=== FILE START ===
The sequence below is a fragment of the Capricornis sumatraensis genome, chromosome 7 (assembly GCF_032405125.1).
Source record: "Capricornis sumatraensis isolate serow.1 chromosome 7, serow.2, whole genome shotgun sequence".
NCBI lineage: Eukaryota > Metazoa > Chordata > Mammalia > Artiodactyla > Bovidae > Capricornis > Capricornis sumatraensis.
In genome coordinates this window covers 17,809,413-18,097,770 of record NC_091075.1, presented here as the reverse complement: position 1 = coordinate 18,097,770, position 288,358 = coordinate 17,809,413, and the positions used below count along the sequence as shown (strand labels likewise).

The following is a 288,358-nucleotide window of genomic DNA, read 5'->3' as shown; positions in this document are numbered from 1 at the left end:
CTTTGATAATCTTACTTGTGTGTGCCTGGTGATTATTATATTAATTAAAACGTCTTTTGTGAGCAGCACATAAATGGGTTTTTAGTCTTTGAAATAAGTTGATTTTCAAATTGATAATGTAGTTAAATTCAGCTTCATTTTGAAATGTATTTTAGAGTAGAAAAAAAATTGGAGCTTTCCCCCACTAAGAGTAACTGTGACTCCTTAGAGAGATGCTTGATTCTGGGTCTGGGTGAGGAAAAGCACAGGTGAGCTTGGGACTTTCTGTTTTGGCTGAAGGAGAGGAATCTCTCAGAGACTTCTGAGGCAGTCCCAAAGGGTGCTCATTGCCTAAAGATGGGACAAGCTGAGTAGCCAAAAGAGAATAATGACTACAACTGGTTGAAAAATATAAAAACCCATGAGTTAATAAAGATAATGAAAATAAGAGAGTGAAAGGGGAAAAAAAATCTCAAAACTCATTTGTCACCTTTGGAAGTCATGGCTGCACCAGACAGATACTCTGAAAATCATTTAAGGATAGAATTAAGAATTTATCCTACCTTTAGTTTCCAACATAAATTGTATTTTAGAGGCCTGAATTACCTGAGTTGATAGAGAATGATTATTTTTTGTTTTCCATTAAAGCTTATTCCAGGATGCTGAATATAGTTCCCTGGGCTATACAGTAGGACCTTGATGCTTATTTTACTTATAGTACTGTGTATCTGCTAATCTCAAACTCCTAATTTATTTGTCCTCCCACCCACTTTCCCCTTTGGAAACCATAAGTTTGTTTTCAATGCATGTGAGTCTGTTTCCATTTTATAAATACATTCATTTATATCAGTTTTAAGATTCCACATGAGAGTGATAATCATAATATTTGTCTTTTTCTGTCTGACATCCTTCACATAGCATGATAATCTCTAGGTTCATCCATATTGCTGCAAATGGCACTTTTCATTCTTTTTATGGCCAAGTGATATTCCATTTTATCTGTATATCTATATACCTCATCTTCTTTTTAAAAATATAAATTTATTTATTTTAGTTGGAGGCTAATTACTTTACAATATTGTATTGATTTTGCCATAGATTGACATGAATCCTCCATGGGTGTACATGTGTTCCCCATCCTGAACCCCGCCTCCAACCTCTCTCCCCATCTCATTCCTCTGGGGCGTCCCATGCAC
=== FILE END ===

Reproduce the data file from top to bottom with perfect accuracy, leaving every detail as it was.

The sequence below is a fragment of the Capricornis sumatraensis genome, chromosome 7 (assembly GCF_032405125.1).
Source record: "Capricornis sumatraensis isolate serow.1 chromosome 7, serow.2, whole genome shotgun sequence".
NCBI lineage: Eukaryota > Metazoa > Chordata > Mammalia > Artiodactyla > Bovidae > Capricornis > Capricornis sumatraensis.
In genome coordinates this window covers 17,809,413-18,097,770 of record NC_091075.1, presented here as the reverse complement: position 1 = coordinate 18,097,770, position 288,358 = coordinate 17,809,413, and the positions used below count along the sequence as shown (strand labels likewise).

The following is a 288,358-nucleotide window of genomic DNA, read 5'->3' as shown; positions in this document are numbered from 1 at the left end:
CTTTGATAATCTTACTTGTGTGTGCCTGGTGATTATTATATTAATTAAAACGTCTTTTGTGAGCAGCACATAAATGGGTTTTTAGTCTTTGAAATAAGTTGATTTTCAAATTGATAATGTAGTTAAATTCAGCTTCATTTTGAAATGTATTTTAGAGTAGAAAAAAAATTGGAGCTTTCCCCCACTAAGAGTAACTGTGACTCCTTAGAGAGATGCTTGATTCTGGGTCTGGGTGAGGAAAAGCACAGGTGAGCTTGGGACTTTCTGTTTTGGCTGAAGGAGAGGAATCTCTCAGAGACTTCTGAGGCAGTCCCAAAGGGTGCTCATTGCCTAAAGATGGGACAAGCTGAGTAGCCAAAAGAGAATAATGACTACAACTGGTTGAAAAATATAAAAACCCATGAGTTAATAAAGATAATGAAAATAAGAGAGTGAAAGGGGAAAAAAAATCTCAAAACTCATTTGTCACCTTTGGAAGTCATGGCTGCACCAGACAGATACTCTGAAAATCATTTAAGGATAGAATTAAGAATTTATCCTACCTTTAGTTTCCAACATAAATTGTATTTTAGAGGCCTGAATTACCTGAGTTGATAGAGAATGATTATTTTTTGTTTTCCATTAAAGCTTATTCCAGGATGCTGAATATAGTTCCCTGGGCTATACAGTAGGACCTTGATGCTTATTTTACTTATAGTACTGTGTATCTGCTAATCTCAAACTCCTAATTTATTTGTCCTCCCACCCACTTTCCCCTTTGGAAACCATAAGTTTGTTTTCAATGCATGTGAGTCTGTTTCCATTTTATAAATACATTCATTTATATCAGTTTTAAGATTCCACATGAGAGTGATAATCATAATATTTGTCTTTTTCTGTCTGACATCCTTCACATAGCATGATAATCTCTAGGTTCATCCATATTGCTGCAAATGGCACTTTTCATTCTTTTTATGGCCAAGTGATATTCCATTTTATCTGTATATCTATATACCTCATCTTCTTTTTAAAAATATAAATTTATTTATTTTAGTTGGAGGCTAATTACTTTACAATATTGTATTGATTTTGCCATAGATTGACATGAATCCTCCATGGGTGTACATGTGTTCCCCATCCTGAACCCCGCCTCCAACCTCTCTCCCCATCTCATTCCTCTGGGGCGTCCCATGCAC